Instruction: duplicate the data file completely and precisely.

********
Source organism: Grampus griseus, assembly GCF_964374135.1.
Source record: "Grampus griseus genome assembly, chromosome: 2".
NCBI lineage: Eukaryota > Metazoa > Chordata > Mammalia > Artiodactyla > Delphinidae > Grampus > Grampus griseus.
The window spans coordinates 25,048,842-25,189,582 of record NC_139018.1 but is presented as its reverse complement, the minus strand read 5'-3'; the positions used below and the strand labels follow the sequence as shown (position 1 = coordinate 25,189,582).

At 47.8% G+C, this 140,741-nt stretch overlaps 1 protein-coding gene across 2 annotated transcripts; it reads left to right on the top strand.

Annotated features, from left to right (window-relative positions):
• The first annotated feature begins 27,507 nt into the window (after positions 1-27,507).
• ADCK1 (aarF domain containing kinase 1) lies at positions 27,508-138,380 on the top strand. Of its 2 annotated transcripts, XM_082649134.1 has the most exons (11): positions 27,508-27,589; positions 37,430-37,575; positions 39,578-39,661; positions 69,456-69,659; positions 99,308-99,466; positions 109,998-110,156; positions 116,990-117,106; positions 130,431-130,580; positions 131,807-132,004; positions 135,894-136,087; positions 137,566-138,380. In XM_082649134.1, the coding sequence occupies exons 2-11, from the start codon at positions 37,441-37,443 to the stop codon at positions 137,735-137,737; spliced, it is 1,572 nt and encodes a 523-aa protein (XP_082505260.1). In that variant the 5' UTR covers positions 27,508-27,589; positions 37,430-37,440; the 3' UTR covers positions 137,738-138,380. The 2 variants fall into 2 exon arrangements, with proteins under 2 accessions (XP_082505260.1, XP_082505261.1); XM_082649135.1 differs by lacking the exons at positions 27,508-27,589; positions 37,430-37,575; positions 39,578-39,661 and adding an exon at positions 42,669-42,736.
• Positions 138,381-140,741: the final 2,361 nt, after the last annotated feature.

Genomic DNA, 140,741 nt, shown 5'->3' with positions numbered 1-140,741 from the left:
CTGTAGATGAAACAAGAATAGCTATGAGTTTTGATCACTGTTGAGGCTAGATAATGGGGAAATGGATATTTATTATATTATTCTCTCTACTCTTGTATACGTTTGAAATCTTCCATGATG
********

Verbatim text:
Source organism: Grampus griseus, assembly GCF_964374135.1.
Source record: "Grampus griseus genome assembly, chromosome: 2".
NCBI lineage: Eukaryota > Metazoa > Chordata > Mammalia > Artiodactyla > Delphinidae > Grampus > Grampus griseus.
The window spans coordinates 25,048,842-25,189,582 of record NC_139018.1 but is presented as its reverse complement, the minus strand read 5'-3'; the positions used below and the strand labels follow the sequence as shown (position 1 = coordinate 25,189,582).

At 47.8% G+C, this 140,741-nt stretch overlaps 1 protein-coding gene across 2 annotated transcripts; it reads left to right on the top strand.

Annotated features, from left to right (window-relative positions):
• The first annotated feature begins 27,507 nt into the window (after positions 1-27,507).
• ADCK1 (aarF domain containing kinase 1) lies at positions 27,508-138,380 on the top strand. Of its 2 annotated transcripts, XM_082649134.1 has the most exons (11): positions 27,508-27,589; positions 37,430-37,575; positions 39,578-39,661; positions 69,456-69,659; positions 99,308-99,466; positions 109,998-110,156; positions 116,990-117,106; positions 130,431-130,580; positions 131,807-132,004; positions 135,894-136,087; positions 137,566-138,380. In XM_082649134.1, the coding sequence occupies exons 2-11, from the start codon at positions 37,441-37,443 to the stop codon at positions 137,735-137,737; spliced, it is 1,572 nt and encodes a 523-aa protein (XP_082505260.1). In that variant the 5' UTR covers positions 27,508-27,589; positions 37,430-37,440; the 3' UTR covers positions 137,738-138,380. The 2 variants fall into 2 exon arrangements, with proteins under 2 accessions (XP_082505260.1, XP_082505261.1); XM_082649135.1 differs by lacking the exons at positions 27,508-27,589; positions 37,430-37,575; positions 39,578-39,661 and adding an exon at positions 42,669-42,736.
• Positions 138,381-140,741: the final 2,361 nt, after the last annotated feature.

Genomic DNA, 140,741 nt, shown 5'->3' with positions numbered 1-140,741 from the left:
CTGTAGATGAAACAAGAATAGCTATGAGTTTTGATCACTGTTGAGGCTAGATAATGGGGAAATGGATATTTATTATATTATTCTCTCTACTCTTGTATACGTTTGAAATCTTCCATGATG